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Author Topic:   bumpsteer
jakeman21
Member
posted February 19, 2002 10:27 AM
Its not critical, but you should have an idea of whats going on with the front end. With a straight axle (think sprint car) when a wheel goes over a bump, both wheels stay on the same toe setting, because they are hooked to the same piece of iron axle and tie rod. On a car with A frames, when a wheel goes over a bump, it can deflect, causing toe-in or toe out. In extream caes while moving it can cause both in the same bump. What is ideal is to have the thing bounce up and down, and not change the toe setting. Your chances are slim to none of getting it perfect. You can get it pretty close in a 3" range of tire travel (bump).
With your car at ride settings, front tires, springs, and shocks removed. Clamp a 4' piece of angle iron to the rotor, with the other end towards the front, on the floor. Put a mark where the iron meets the floor. Now jack the lower Arm up 3" while watching the iron piece move along the floor. If it went straight back your bump is perfect, if it moved about 1/8" out its great. In reality it made an S move or went in. If so that is what you need to correct. Dont worry about lots of up and down with the wheel through its entire range, if your wheel moves more than that you'll be so out of shape bump steer aint gonna save ya. Good luck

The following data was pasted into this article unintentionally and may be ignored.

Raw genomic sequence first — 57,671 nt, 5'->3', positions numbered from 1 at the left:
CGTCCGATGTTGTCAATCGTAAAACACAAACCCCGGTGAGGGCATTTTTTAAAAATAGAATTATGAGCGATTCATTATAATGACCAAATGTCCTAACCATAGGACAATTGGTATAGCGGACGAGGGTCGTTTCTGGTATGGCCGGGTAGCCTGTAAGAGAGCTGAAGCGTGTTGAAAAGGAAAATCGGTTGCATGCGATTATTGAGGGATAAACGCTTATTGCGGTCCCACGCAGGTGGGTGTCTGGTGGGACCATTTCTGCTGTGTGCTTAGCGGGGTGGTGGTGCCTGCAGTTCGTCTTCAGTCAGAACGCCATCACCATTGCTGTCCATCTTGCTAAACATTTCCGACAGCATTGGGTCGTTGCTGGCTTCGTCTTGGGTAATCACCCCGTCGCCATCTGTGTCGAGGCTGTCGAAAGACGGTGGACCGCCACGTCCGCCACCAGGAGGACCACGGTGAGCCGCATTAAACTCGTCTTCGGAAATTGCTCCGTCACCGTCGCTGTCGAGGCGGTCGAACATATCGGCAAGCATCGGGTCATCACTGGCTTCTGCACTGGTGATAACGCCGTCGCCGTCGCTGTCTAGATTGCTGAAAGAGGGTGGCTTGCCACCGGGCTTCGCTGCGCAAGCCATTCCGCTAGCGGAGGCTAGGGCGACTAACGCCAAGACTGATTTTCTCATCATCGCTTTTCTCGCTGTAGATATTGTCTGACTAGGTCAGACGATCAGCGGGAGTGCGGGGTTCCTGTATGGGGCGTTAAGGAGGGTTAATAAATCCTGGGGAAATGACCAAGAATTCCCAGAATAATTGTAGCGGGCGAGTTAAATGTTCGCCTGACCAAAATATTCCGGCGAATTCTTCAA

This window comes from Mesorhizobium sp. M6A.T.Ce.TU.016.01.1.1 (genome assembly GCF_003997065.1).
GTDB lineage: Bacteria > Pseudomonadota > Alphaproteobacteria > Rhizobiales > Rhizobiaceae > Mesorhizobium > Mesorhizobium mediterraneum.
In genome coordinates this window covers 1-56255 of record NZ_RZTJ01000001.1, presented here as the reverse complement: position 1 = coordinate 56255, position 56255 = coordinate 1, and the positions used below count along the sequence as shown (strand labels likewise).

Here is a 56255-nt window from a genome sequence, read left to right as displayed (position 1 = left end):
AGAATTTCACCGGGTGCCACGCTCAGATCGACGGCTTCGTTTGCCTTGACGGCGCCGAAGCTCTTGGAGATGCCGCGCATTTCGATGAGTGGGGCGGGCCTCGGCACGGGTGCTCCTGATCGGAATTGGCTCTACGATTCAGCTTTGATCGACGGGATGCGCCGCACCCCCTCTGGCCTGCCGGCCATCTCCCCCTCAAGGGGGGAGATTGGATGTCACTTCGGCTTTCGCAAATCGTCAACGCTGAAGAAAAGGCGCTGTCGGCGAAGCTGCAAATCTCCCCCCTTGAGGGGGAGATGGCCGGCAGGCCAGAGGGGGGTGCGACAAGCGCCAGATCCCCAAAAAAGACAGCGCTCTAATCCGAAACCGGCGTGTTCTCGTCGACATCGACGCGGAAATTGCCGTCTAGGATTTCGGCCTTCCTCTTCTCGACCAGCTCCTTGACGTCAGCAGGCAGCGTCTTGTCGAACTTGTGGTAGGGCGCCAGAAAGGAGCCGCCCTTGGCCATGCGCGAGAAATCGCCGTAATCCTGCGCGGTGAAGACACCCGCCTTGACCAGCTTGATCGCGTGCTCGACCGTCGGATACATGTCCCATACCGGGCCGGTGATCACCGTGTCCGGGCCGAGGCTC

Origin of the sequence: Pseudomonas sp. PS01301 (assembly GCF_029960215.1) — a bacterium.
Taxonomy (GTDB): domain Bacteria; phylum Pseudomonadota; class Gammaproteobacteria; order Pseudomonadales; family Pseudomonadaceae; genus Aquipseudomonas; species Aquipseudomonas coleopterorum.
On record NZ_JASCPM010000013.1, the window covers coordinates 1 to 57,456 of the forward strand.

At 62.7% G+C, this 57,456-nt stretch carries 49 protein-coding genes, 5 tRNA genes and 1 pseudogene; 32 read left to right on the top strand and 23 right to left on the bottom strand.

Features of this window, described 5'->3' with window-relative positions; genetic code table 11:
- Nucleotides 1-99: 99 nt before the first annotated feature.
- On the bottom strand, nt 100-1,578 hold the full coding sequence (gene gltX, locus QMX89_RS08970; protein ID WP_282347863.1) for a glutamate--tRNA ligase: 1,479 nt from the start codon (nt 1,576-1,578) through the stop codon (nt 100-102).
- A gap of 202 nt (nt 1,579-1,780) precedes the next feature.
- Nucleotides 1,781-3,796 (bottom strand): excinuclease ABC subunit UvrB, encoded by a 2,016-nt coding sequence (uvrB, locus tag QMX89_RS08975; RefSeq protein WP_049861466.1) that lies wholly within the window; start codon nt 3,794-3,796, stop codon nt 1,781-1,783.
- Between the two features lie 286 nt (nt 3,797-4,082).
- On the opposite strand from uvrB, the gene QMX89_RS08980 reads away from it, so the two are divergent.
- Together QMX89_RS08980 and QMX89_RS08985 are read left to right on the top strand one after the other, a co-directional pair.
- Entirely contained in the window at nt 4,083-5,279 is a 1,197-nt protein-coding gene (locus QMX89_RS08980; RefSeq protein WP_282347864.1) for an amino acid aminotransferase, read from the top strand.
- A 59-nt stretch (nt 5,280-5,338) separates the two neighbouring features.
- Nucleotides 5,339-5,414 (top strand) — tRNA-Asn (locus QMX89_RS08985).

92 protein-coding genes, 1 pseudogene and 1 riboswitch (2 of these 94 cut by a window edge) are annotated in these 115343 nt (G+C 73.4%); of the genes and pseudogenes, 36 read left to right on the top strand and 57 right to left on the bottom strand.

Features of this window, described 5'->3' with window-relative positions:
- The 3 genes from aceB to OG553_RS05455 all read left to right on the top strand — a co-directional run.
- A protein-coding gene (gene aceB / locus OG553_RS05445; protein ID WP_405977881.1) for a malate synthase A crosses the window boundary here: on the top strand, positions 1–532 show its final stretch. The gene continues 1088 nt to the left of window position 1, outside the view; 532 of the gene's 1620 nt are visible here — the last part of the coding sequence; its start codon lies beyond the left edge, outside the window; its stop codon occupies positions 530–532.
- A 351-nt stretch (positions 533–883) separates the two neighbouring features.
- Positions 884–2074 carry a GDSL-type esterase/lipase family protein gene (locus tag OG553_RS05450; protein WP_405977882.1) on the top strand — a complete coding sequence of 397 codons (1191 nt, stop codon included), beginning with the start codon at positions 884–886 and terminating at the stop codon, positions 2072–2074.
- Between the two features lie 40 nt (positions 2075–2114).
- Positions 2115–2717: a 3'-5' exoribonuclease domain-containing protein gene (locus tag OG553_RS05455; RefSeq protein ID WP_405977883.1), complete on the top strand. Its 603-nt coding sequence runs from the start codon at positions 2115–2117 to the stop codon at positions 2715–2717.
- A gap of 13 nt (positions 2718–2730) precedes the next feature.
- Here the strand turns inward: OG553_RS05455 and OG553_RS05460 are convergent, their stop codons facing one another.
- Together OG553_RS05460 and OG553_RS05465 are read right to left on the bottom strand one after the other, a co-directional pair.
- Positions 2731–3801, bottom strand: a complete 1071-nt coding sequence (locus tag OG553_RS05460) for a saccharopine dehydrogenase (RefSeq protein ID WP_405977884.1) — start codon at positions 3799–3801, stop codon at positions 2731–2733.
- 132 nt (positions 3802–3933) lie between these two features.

Chad
Member
posted February 20, 2002 07:05 PM
Gene, thanks for the idea on checking the bump. It's not very scientific, but I'm sure it will work just fine for seeing what's going on in the front end. Your idea is so simple, I can't believe I haven't thought about doing that.


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